This summer, our schedules were packed with classes, meeting new people, industry treks, and evening events like happy hours, panel discussions, and receptions. As a Tech MBA student, a few of my main interests include entrepreneurship, startups, and early stage ventures. At NYU, there’s likely an event on campus that covers any one of these topics every week, but one of my favorites that kicked off summer was called B-School Disrupt.
B-School Disrupt showcases 10 entrepreneurs from NYU, Stanford GSB, and Harvard Business School, and each founder presents 2-3 minute pitches of their startup to the audience, as well as a panel of industry judges who ask questions and provide their perspectives. The event was followed by a networking reception that allowed attendees to connect with the companies.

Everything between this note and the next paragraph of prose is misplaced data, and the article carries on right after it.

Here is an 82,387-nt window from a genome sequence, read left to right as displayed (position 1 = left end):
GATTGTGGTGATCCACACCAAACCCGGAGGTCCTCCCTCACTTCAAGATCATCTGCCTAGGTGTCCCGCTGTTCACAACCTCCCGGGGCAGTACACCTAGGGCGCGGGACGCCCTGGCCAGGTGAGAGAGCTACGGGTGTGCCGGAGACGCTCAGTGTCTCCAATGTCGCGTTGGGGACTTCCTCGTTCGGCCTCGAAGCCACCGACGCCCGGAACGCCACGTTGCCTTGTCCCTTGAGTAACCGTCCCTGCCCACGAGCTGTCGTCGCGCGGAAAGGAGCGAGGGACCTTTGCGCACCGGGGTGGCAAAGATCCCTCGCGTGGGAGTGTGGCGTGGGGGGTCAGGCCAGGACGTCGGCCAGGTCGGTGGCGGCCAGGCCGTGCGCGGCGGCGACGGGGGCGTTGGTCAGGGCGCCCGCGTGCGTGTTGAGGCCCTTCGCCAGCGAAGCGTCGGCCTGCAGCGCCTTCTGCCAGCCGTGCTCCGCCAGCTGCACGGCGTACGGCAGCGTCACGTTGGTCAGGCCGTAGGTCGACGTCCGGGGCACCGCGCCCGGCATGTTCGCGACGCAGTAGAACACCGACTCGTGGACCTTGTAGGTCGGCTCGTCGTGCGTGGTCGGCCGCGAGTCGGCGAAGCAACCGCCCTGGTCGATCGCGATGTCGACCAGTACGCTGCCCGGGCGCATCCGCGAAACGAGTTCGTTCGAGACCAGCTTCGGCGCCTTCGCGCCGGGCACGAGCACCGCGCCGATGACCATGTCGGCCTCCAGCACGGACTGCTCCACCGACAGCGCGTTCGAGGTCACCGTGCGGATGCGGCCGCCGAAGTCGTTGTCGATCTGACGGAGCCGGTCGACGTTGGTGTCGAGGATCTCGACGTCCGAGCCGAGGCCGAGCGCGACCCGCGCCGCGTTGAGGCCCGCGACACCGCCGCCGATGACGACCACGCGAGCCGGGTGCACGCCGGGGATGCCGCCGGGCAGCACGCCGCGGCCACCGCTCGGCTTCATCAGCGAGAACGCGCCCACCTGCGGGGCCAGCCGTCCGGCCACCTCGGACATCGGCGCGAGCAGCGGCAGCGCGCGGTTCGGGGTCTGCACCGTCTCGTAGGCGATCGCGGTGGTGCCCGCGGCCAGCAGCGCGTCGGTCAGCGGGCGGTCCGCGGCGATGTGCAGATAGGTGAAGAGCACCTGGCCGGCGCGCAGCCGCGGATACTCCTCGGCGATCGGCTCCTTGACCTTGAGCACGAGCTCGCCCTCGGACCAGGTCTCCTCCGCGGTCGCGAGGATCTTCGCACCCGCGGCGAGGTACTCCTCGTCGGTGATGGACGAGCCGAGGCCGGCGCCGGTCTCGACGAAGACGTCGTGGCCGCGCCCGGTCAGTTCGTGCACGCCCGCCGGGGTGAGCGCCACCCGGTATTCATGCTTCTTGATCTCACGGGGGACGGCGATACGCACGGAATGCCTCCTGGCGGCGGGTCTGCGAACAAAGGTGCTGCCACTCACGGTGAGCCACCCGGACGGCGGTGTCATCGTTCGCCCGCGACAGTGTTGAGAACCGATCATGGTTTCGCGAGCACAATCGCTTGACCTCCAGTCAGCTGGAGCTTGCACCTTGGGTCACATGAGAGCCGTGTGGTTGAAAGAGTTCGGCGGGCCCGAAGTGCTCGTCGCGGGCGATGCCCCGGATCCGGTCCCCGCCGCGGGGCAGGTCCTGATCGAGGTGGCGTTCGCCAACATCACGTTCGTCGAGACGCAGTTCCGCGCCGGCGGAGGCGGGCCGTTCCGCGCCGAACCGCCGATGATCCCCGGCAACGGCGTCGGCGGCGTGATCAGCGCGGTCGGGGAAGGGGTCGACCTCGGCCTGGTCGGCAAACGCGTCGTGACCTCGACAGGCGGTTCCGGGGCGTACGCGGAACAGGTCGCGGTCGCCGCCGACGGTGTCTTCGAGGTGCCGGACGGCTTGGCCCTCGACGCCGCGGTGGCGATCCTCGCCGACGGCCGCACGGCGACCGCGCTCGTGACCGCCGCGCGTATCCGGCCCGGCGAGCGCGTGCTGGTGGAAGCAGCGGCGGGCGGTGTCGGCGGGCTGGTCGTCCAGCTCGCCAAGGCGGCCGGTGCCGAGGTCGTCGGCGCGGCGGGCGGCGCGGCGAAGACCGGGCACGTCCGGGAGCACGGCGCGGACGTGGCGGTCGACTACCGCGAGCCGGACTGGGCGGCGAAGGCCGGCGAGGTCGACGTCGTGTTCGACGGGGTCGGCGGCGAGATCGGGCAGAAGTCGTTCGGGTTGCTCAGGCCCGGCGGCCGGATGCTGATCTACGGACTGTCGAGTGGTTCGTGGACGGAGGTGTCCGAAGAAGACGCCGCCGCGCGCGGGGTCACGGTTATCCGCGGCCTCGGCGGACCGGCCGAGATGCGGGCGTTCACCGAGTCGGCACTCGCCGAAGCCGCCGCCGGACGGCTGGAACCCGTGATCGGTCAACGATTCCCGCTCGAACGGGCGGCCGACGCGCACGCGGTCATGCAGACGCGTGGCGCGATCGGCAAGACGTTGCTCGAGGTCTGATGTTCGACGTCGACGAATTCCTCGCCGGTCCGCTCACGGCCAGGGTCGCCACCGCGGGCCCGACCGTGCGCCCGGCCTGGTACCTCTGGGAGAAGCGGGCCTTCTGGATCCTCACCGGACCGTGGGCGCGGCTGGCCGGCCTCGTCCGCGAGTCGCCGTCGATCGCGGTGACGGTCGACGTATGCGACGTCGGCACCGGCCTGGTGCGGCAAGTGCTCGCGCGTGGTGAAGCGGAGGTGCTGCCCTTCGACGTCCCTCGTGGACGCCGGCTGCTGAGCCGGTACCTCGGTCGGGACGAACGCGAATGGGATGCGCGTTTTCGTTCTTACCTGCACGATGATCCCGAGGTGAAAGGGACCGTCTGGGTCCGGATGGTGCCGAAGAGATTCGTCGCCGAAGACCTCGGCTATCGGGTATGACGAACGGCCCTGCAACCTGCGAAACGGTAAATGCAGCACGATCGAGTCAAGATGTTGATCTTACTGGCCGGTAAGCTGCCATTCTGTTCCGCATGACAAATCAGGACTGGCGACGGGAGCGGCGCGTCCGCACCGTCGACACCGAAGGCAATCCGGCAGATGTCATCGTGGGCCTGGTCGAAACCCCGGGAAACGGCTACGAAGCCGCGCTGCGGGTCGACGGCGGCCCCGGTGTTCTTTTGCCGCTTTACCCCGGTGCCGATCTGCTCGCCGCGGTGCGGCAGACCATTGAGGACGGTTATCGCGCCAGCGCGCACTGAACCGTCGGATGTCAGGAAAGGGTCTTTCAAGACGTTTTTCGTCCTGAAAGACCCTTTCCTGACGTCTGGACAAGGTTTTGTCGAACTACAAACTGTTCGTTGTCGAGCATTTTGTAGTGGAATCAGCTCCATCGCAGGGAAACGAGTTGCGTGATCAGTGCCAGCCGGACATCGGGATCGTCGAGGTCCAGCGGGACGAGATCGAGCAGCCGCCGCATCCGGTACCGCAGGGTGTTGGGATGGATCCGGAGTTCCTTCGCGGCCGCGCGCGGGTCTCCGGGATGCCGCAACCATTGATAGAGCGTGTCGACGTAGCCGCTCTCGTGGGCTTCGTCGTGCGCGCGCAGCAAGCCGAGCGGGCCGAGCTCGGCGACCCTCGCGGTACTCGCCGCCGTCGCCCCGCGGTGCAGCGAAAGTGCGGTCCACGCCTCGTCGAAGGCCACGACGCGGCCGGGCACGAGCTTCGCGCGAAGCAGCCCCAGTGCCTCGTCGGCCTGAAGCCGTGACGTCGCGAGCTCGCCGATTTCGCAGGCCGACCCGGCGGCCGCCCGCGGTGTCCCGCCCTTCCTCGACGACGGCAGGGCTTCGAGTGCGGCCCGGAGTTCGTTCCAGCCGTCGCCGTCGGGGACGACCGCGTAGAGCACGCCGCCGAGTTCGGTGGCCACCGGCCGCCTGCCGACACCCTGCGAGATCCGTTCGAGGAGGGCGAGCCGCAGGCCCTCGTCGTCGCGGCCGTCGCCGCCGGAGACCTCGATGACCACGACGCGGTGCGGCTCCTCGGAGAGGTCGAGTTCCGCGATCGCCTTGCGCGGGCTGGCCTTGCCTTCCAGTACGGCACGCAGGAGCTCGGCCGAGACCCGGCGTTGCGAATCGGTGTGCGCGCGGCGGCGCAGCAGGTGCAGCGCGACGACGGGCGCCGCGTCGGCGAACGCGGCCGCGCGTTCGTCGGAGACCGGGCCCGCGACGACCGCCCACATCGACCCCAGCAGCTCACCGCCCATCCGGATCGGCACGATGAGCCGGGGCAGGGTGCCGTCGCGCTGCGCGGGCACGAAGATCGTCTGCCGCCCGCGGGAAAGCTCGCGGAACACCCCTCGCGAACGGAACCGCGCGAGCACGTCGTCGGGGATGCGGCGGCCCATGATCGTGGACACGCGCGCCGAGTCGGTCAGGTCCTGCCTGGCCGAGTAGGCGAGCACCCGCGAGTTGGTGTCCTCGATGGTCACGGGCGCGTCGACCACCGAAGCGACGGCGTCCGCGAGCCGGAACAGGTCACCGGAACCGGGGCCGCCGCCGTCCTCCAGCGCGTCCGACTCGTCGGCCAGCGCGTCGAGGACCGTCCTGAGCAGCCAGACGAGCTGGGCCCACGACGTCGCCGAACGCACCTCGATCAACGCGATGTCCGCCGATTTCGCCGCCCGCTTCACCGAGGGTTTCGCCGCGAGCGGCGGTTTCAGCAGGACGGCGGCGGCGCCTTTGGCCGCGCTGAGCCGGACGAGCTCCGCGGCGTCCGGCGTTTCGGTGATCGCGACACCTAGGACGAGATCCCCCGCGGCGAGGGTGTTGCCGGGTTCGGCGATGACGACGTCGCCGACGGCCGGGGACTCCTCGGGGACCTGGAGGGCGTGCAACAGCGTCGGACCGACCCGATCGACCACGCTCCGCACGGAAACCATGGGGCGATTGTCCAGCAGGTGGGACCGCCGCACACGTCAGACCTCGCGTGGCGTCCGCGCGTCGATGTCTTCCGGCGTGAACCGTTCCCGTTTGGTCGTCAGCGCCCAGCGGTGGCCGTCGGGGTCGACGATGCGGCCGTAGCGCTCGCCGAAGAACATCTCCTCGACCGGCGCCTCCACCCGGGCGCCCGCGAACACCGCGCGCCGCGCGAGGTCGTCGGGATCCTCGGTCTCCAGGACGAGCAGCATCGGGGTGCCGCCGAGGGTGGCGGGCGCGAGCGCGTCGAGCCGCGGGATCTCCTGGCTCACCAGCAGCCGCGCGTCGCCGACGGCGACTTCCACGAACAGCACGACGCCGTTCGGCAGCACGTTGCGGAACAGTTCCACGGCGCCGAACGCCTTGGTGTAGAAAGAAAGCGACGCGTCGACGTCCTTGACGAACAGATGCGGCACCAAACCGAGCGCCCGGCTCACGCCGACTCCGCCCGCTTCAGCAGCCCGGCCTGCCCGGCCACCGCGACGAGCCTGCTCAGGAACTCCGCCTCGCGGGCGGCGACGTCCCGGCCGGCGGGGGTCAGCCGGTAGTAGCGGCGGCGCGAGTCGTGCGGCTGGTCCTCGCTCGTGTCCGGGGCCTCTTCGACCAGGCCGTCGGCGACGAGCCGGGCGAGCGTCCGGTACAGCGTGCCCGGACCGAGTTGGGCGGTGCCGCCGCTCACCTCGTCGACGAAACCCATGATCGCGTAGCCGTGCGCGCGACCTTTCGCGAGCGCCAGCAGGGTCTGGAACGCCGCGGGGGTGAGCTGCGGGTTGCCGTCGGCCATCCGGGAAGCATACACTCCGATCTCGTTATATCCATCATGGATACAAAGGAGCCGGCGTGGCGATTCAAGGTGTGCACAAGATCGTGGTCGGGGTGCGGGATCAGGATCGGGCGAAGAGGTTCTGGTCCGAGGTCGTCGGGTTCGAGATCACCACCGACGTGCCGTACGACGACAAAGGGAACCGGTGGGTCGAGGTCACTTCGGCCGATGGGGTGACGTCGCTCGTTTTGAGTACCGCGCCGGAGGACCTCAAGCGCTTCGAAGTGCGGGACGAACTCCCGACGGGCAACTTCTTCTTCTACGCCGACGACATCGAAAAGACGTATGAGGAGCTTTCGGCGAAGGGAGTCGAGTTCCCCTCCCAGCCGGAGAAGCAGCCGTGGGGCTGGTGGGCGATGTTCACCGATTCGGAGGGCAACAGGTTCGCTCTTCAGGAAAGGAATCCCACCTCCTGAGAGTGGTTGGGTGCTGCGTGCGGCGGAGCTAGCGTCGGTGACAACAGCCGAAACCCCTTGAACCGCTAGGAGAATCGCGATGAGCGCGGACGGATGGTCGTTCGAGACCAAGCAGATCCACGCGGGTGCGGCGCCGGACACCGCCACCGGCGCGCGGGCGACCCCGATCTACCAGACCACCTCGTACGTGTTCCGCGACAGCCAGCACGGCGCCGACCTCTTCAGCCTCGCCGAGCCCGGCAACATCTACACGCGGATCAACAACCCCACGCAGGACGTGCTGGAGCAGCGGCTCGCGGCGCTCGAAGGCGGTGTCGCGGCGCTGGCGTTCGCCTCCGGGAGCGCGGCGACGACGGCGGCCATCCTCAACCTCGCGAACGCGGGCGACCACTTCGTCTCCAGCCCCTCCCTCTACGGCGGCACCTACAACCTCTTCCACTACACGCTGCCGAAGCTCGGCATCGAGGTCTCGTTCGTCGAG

I attended B-School Disrupt with 14 of my classmates, many of us with entrepreneurial aspirations of our own. In addition to the topics we discuss in the classroom and consulting with companies through Stern Solutions, it’s nice to hear about the businesses that students create and bring to life. A broad range of industries were represented and the startups were as different as they were interesting. People have some crazy ideas! For example, one startup created sustainable cleaning products that come in the form of a dissolvable tablet and reusable spray bottle, while another created a mobile app concierge service that returns your car for you at the airport. There was also a fashion retail brand that sourced its designs from artisans and designers in Africa.
Not only were the startups themselves diverse, but each entrepreneur had a different story. There were students who had just started their business, and others who had been working for years. Others worked full-time on their venture, while some juggled a different, full-time job and pursued their company part-time. I think I had a narrow definition of what it means to be an entrepreneur, but B-School Disrupt, along with the many other startup-related events and activities on campus, has helped expand that definition for me.